Can STDs Like Gonorrhea Spread Through Kissing? Everything You Should Know
Kiss (Photo Credits: Pixabay)

Even if it is not your first time, kissing can be awkward. But aside from that amateurish lip movement and beard burn, kissing seems to be pretty out of harm’s way right? Not exactly because a peck on your mouth can transmit a couple of different types of STDs ranging from herpes simplex virus and syphilis. A Lancet study recently stated kissing could be a reason a possible reason for the spread of gonorrhoea – the most antibiotic-resistant sexually transmitted disease. The study says that kissing wasn’t considered a route of transmission earlier. But new evidence suggests there needs to be increased awareness about gonorrhoea transmission through kissing. But do all STDs spread through kissing?

You must be already cringing but your life will be a lot easier if you straight away get to the facts of kissing and STD.

Herpes and Kissing

Herpes simplex virus infections are one of the most common STDs and once infected, they can last a lifetime. The virus can remain dormant for years and cause recurrent outbursts. Oral herpes can spread from the mouth to the genitals and vice versa during oral sex. So if you know that your partner has it, ask them to be diligent about the symptoms. Burning, itching and tingling are all signs that the sores can appear any time. HSV-1 is responsible for oral herpes whereas HSV-2 causes genital herpes. Here's a list of 10 lip-smacking facts about kissing.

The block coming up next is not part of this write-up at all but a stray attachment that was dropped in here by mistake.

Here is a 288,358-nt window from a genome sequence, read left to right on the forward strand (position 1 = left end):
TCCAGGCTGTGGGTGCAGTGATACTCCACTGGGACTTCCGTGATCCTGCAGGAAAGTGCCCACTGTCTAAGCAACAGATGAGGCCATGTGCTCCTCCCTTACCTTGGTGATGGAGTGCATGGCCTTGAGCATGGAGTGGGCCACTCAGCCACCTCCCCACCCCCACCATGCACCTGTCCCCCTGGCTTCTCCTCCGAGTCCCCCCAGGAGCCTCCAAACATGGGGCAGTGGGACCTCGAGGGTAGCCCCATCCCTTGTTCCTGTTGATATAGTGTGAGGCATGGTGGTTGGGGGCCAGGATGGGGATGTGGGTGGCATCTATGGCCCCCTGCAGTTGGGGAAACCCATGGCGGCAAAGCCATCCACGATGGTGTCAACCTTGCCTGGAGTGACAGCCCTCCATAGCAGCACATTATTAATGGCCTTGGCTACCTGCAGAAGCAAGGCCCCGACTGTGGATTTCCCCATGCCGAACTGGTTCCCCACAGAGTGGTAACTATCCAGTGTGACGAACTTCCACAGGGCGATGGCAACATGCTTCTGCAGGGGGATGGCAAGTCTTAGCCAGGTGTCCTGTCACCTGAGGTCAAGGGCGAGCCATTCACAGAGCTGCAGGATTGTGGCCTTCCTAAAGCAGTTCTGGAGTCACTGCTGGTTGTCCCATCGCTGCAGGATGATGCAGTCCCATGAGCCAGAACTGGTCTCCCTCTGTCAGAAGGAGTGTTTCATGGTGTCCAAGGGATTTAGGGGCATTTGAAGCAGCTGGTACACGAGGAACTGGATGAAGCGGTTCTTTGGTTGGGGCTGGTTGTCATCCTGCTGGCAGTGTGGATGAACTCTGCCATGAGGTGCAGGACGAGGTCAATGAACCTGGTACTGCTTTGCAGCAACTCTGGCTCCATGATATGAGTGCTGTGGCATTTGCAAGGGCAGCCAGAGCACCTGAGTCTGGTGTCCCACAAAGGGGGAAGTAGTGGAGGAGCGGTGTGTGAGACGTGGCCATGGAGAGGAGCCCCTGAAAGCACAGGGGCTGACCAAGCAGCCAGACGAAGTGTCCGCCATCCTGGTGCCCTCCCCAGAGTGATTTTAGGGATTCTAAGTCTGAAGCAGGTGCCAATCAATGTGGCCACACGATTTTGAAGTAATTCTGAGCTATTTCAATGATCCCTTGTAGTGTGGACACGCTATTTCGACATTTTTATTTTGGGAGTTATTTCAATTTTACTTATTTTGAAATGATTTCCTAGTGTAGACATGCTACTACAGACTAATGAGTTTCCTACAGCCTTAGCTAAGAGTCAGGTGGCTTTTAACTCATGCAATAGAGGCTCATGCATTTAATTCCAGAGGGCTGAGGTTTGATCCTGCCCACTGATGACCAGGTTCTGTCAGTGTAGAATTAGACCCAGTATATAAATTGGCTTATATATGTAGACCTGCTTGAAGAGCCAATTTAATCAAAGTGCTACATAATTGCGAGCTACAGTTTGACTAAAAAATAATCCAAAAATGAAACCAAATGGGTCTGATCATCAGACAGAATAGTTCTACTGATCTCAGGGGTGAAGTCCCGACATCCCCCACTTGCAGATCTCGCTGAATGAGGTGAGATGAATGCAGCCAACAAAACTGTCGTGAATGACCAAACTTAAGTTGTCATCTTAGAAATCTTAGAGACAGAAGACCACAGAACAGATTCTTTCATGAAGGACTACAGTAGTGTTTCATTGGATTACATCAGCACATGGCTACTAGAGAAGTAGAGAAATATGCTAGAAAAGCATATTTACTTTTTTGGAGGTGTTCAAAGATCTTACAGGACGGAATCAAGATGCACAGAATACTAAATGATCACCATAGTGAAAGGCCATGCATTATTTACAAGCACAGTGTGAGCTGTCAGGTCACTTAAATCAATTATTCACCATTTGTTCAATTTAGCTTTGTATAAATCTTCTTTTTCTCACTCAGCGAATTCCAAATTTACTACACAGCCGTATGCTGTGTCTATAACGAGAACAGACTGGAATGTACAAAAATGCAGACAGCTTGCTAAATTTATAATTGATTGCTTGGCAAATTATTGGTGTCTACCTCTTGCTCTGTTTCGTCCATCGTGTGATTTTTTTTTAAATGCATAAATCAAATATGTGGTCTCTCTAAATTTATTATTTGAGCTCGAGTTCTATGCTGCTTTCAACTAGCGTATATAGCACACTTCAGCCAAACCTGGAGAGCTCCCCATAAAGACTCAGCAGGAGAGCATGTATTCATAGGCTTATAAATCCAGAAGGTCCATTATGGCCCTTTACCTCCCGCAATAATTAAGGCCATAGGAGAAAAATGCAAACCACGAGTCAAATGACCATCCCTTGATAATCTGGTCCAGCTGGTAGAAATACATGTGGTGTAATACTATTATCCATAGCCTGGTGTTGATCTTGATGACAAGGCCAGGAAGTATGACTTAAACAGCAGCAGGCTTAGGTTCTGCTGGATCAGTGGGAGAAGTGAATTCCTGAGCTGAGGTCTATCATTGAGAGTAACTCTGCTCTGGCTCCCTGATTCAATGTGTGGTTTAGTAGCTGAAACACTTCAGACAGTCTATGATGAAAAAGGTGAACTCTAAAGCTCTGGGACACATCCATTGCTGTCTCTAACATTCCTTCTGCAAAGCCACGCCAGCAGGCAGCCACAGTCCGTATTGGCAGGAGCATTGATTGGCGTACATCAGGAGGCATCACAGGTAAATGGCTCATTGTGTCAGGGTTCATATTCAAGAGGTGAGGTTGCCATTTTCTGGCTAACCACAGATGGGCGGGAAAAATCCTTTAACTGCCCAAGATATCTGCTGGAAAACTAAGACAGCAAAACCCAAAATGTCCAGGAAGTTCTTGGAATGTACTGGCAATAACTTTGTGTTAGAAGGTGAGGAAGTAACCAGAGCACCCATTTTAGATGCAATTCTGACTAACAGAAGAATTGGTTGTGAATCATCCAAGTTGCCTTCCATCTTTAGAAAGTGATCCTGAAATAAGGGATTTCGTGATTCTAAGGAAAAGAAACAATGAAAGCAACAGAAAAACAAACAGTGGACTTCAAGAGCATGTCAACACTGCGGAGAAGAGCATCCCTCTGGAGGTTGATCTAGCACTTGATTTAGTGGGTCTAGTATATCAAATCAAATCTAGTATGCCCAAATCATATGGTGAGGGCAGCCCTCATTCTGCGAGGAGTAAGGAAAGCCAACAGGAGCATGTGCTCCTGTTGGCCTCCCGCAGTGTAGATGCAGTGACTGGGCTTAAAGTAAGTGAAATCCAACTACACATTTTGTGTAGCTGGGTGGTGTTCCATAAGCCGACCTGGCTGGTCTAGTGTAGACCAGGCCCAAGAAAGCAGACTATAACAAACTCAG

Contracting Syphilis

Syphilis occurs in four stages with different signs and symptoms in every stage. Syphilis is typically characterised by sores generally in the genitals or mouth. The second stage of syphilis includes swollen lymph nodes, fever and skin rash. There are, however, no symptoms during the third stage or latent stage of this STD. Syphilis can affect the brain, heart and other organs if left untreated. Bumps on the vagina – is it razor rash or STD? 3 signs it’s a sexually transmitted disease.

Syphilis can spread by direct contact with a sore during through vaginal or oral sex and even kissing during the first three stages. So if you are aware that your partner contracted syphilis, the only way to avoid contracting it is by avoiding intercourse and kissing altogether especially when you see those visible sores.

Also, make sure that you get yourself tested too. While doctors won’t test you for herpes unless you exhibit those sores, you can still get tested for syphilis and check for the signs. And if you know that your partner has an STD, do not kiss until those active sores have been healed or treated.